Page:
The Child Welfare League of America (CWLA) imposed its second round of layoffs in as many years last month. The cutback of eight positions leaves the Alexandria, Va.-based organization with 44 full-time employees, less than half as many staff as it had in early 2007.
The latest round of reductions is due in part to some frank conversations with funders, said Vice President of Policy and Public Affairs Linda Spears.
They were forthright with CWLA in saying, “this is what they are looking at in the next cycle of funding,” said Spears. “None of them left us high and dry.”
Among those laid off by CWLA were Floyd Alwon, director of its Walker Trieschman National Center for Professional Development; Joyce Johnson, the long-time spokeswoman; and Tom Hay, director of foundation and federal development.
The previous round of layoffs, in the summer of 2007, amounted to a structural downsizing and occurred just months after CEO Christine James-Brown came on board. [See “CWLA Slashes Staff in Overhaul,” September 2007.] James-Brown laid off 14 employees and eliminated 16 positions that were not filled, reducing the organization’s staff total from 90 to 60.
The largest staff cuts this round were made in the consultation division of CWLA, which essentially will become an outsourced operation. Some full-time staff members will handle consulting projects, Spears said, “but there are peaks and valleys in the need for such work. This will enable [CWLA] to better manage the ups and downs.”
Other positions were eliminated in the communications, resource development and regional services staffs. Contact: (703) 412-2400, http://www.cwla.org.
Liz Gomez, board chairwoman for The California Wellness Foundation, resigned as executive director of the Los Angeles Runaway/Homeless Youth Network in May. Gomez’s interim replacement is Matthew Louis, an LAYN board member who worked in finance and investment for Merrill Lynch.
Gomez had been with LAYN since 1989, when she began her career there as a shelter coordinator. Contact: (323) 957-7364, http://www.layn.org.
David Murphey is the new senior research scientist for the indicators division of Child Trends, a Washington, D.C.-based nonprofit that conducts youth-related research on 12 subjects, including child welfare, school readiness, fatherhood and well-being.
Murphey was a senior policy analyst in the planning division of the Vermont Agency of Human Services, where he was responsible for managing the collection and reporting of social indicators statewide, and for preparing Vermont’s Community Profiles, local reports on social indicators for the state’s 60 school districts. Contact: (202) 572-6000, http://www.childtrends.org.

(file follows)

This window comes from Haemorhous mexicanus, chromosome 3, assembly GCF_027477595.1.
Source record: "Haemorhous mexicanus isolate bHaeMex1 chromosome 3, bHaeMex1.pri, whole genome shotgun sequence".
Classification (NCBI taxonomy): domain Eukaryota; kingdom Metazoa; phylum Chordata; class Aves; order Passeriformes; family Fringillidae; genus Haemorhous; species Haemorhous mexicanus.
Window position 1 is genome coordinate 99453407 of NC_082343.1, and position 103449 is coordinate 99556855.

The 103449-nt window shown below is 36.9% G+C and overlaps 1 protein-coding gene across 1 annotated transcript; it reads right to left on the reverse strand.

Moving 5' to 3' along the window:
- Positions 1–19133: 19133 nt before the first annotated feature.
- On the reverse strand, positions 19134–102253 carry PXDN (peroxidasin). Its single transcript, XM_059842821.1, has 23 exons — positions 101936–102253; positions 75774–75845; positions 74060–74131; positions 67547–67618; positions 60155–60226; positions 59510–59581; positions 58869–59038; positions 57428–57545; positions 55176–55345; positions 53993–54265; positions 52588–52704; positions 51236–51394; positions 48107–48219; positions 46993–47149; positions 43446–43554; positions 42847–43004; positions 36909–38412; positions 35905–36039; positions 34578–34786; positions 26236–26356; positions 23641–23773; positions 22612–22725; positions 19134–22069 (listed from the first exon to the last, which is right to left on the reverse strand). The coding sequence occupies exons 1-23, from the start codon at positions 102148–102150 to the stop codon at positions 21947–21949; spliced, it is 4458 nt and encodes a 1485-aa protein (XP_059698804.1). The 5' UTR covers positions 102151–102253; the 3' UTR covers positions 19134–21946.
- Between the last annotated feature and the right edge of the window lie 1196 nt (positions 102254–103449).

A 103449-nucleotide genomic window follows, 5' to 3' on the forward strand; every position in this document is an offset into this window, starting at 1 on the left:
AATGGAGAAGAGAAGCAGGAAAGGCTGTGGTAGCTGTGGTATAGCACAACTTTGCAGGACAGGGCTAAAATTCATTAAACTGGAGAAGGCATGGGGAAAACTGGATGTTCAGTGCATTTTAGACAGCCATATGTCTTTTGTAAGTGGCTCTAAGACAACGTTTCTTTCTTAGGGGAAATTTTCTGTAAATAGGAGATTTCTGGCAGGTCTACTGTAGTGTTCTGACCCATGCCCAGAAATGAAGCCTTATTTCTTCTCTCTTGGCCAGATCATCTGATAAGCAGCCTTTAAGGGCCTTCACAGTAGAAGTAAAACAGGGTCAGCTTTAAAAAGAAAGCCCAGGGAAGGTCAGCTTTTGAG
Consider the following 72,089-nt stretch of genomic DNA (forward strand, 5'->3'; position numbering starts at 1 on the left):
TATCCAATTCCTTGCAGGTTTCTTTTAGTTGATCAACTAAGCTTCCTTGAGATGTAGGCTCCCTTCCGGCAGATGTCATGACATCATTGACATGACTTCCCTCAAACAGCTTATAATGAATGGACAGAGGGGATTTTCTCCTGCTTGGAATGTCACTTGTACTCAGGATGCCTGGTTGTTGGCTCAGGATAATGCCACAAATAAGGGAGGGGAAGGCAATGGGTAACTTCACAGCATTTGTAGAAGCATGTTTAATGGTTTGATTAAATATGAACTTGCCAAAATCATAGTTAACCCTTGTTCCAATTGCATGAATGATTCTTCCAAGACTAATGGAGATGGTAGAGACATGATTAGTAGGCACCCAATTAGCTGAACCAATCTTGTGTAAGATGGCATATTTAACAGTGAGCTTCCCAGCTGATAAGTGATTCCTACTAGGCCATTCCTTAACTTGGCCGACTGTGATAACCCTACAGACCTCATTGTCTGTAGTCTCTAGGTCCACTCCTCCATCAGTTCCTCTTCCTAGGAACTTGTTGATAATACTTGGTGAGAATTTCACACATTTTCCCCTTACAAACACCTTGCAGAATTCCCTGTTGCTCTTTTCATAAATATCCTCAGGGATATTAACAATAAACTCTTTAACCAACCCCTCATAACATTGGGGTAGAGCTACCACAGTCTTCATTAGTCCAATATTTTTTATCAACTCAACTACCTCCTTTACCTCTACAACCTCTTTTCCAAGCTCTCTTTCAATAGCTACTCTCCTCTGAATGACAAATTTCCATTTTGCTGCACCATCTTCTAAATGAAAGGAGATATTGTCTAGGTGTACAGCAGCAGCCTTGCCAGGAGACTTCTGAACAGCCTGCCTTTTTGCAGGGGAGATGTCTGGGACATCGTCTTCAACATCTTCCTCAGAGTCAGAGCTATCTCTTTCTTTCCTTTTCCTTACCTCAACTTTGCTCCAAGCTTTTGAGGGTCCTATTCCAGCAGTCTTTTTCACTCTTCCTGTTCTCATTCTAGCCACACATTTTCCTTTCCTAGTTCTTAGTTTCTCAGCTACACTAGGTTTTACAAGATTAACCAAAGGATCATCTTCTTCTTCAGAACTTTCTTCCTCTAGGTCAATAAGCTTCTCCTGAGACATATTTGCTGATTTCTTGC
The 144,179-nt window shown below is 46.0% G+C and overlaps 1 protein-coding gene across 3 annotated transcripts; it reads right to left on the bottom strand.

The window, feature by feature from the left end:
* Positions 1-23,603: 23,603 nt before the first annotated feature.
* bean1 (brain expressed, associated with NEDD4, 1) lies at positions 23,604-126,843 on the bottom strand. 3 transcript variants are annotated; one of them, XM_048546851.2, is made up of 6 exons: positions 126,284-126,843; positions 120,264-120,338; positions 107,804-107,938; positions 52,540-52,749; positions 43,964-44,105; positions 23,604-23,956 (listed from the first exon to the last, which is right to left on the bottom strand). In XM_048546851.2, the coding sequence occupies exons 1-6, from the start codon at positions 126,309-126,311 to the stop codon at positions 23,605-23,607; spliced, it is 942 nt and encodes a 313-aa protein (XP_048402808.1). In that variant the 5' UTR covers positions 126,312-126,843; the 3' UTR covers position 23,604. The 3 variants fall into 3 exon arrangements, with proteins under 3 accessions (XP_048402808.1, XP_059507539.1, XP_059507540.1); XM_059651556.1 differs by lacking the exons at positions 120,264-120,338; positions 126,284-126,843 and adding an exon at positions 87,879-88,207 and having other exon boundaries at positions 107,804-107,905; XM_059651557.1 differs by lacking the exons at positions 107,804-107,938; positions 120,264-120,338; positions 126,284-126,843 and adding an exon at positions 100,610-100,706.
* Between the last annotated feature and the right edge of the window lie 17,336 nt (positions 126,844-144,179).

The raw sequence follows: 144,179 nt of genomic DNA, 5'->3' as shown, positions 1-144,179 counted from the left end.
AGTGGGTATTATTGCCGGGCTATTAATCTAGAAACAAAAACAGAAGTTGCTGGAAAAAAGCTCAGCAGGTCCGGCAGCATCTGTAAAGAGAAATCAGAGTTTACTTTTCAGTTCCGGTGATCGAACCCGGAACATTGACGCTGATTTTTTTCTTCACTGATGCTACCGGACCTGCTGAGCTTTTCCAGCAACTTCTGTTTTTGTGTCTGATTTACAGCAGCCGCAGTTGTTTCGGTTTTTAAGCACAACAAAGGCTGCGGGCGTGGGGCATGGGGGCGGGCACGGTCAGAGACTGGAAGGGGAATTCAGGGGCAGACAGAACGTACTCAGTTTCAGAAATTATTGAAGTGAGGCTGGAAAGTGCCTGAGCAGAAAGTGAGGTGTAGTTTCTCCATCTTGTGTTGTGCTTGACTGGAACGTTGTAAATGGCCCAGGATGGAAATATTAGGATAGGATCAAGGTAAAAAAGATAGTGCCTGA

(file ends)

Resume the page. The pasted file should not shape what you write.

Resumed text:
The New York-based Nonprofit Finance Fund (NFF), which helps nonprofits strengthen their financial health and improve their capacity, made two key hires recently. Tom McLaughlin, who was a nonprofit consultant for Boston firm Grant Thornton, is the new director of consulting services. Edward Sermier leaves his job as chief administrative officer at the Carnegie Corp. of New York to be director of direct services. Contact: (212) 868-6710, http://www.nonprofitfinancefund.org.
Patrick Rooney is the new executive director for the Center on Philanthropy, which is housed at Indiana University-Purdue University Indianapolis (IUPUI). The center’s mission is “increasing the understanding of philanthropy and improving its practice.”
Rooney was the center’s director of research, and has served as its interim leader since September. Contact: (317) 278-8972, http://www.philanthropy.iupui.edu/.
First lady Michelle Obama’s chief of staff, Jackie Norris, is now a senior adviser at the Corporation for National and Community Service in what is both a White House shake-up and an indication of the first lady’s sway over the corporation that oversees AmeriCorps, Serve and Learn and the Senior Corps.
Norris, who earned a master’s degree from Iowa State University last year, wrote her thesis on community service and youth voting. She was Obama’s Iowa campaign manager, delivering the state for him, and formerly was a high school government and history teacher. She has three children and is married to John Norris, who is chief of staff for former Iowa Gov. Tom Vilsack.now U.S. secretary of agriculture.
This is a bit dated, but former National Foster Care Coalition (NFCC) Executive Director Robin Nixon is now working for the National Civilian Community Corps, a CNCS program. Nixon is the program director for the Atlantic region, and develops service projects all along the East Coast. Officially, she has been an employee of CNCS since last summer, but she spent much of 2008 on loan to the Federal Emergency Management Agency to help with the fallout from Hurricane Ike.
Nixon’s old shop, the Washington, D.C.-based coalition, is alive and kicking. It is run by Kathi Crowe, former deputy director of FosterClub, a national online community for youth in foster care. Contact: NFCC (202) 280-2039, http://www.nationalfostercare.org.